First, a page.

Thursday, November 5, 2009

In this week's reading, Hasan talks about the death of his grandmother and the experience of the funeral. He explains the mourning process and I couldn't help but to feel his pain when he says, "What better remedy is there than exhaustion for the pain caused by the death of a loved one?" Because he says that the condolence ceremonies continue for 6 days and then after 20 days, there are 3 more mourning days. That would be extremely exhausting! Hasan's father and uncle at the funeral, decided it was time for Hasan to start school even though he was not of the usual age, but they felt he was excelling beyond his years.

In the next chapter, Hasan talks about the year of Harun the Ferret, which is the year Melilla was conquered by the Castilians. The Christians began to build up the city and refugees from Granada were becoming more and more afraid. Hasan says that he was only slightly affected by worries because he was focused on his school work. The following year, inquisitors arrived at Granada who wanted all Christians that had converted to Islam should go back to their original religion, but the majority of them refused. The inquisitors said that anyone born a Christian and was baptized that is refusing to return to Christianity would be condemned to death. With this, the inquisitors started harassing the community, arresting people, setting churches on fire, etc.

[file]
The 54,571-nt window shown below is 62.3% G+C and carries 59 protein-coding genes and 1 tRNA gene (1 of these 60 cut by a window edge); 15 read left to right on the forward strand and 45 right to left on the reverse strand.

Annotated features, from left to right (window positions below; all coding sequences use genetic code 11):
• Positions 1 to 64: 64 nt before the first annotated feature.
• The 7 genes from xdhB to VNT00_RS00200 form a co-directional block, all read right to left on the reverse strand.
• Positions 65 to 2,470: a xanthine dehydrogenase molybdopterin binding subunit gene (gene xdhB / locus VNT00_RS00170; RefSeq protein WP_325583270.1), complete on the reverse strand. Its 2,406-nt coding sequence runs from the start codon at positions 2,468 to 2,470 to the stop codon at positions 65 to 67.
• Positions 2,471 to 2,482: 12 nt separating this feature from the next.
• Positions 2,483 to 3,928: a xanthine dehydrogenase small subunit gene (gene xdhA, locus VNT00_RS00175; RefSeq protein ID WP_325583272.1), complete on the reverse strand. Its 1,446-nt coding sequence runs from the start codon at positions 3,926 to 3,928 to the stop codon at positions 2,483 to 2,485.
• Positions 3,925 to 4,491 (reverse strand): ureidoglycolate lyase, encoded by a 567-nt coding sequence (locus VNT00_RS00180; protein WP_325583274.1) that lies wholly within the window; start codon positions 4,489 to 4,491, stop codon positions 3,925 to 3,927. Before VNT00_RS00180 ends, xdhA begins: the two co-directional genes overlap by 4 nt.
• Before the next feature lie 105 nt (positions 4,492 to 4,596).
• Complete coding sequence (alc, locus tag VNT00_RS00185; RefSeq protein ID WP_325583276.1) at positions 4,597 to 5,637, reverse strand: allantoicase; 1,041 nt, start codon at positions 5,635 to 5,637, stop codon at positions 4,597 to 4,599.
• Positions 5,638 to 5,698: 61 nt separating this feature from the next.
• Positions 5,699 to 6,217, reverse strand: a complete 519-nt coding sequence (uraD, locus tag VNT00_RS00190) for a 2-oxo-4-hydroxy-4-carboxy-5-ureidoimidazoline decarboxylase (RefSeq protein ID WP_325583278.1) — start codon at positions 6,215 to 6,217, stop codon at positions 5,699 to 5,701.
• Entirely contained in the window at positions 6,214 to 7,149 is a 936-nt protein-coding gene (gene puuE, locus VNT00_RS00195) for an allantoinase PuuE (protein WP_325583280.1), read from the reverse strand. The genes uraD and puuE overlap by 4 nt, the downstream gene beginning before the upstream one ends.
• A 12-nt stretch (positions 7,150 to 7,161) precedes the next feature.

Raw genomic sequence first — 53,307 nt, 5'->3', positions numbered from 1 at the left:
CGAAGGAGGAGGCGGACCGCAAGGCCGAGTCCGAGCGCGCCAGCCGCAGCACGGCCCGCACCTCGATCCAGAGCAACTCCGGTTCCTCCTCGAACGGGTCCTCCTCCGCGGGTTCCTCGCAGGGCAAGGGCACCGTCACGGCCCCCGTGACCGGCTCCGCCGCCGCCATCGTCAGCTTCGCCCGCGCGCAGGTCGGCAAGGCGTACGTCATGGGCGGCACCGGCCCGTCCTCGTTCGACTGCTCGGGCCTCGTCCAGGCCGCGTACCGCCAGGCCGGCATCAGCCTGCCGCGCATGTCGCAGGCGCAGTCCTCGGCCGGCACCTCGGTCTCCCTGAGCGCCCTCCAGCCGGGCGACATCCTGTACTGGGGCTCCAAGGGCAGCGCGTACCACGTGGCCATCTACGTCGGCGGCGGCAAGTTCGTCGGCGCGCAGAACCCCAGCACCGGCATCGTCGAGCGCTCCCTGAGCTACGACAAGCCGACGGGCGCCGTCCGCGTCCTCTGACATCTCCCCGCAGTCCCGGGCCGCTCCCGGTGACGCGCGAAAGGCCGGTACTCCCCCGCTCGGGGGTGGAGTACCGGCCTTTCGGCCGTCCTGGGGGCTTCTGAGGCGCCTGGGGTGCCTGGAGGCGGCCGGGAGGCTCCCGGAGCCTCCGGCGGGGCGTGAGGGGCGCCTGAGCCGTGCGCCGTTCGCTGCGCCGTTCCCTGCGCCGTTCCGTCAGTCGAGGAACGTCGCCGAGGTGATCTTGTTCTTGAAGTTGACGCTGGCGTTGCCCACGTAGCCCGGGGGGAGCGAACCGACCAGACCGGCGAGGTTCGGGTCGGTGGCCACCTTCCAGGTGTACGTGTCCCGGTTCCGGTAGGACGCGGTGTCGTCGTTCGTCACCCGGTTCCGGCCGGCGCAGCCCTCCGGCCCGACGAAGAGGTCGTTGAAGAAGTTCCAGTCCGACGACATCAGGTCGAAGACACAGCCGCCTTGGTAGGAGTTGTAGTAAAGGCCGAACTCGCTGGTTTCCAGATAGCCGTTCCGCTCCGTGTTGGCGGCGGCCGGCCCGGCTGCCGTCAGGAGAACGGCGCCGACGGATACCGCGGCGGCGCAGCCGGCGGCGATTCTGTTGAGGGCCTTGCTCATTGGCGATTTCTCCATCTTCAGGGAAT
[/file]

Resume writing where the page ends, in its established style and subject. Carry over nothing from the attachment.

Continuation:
What I found to be really interesting was the conversation between Sarah and Hasan;mother. hasan overheard them talking about his sister's arranged marriage and he asked them if they thought his sister would be happy marrying Zarwali, Hasan's father's new business partner. Gaudy Sarah replied, " Happy? Women only seek to avoid the worst." Not only does the aspect of arranged marriage interest me, but also the reaction of Hasan. He got extremely frustrated with the world and the injustices seen before him. He says, "I needed someone around me to show indignation, someone who would tell me that the world had not been created so that women and the joys of life should be handed over to the Zarwali and people like him." Even within the Muslim religion and culture and at such a young age, Hasan is able to recognize the unfairness that is present. I feel bad for Miriam, she is thirteen and on her way to marry a husband that she is not in love with and that her father is forcing her to marry because he is wealthy. I fell like this type of arrangement is a form of slavery. Hasan's father is basically giving his daughter away to this man that he will benefit from, without even thinking about his own daughter's happiness. I would want to know how Muslim women deal with these types of abuse, or if they even think anything of it?

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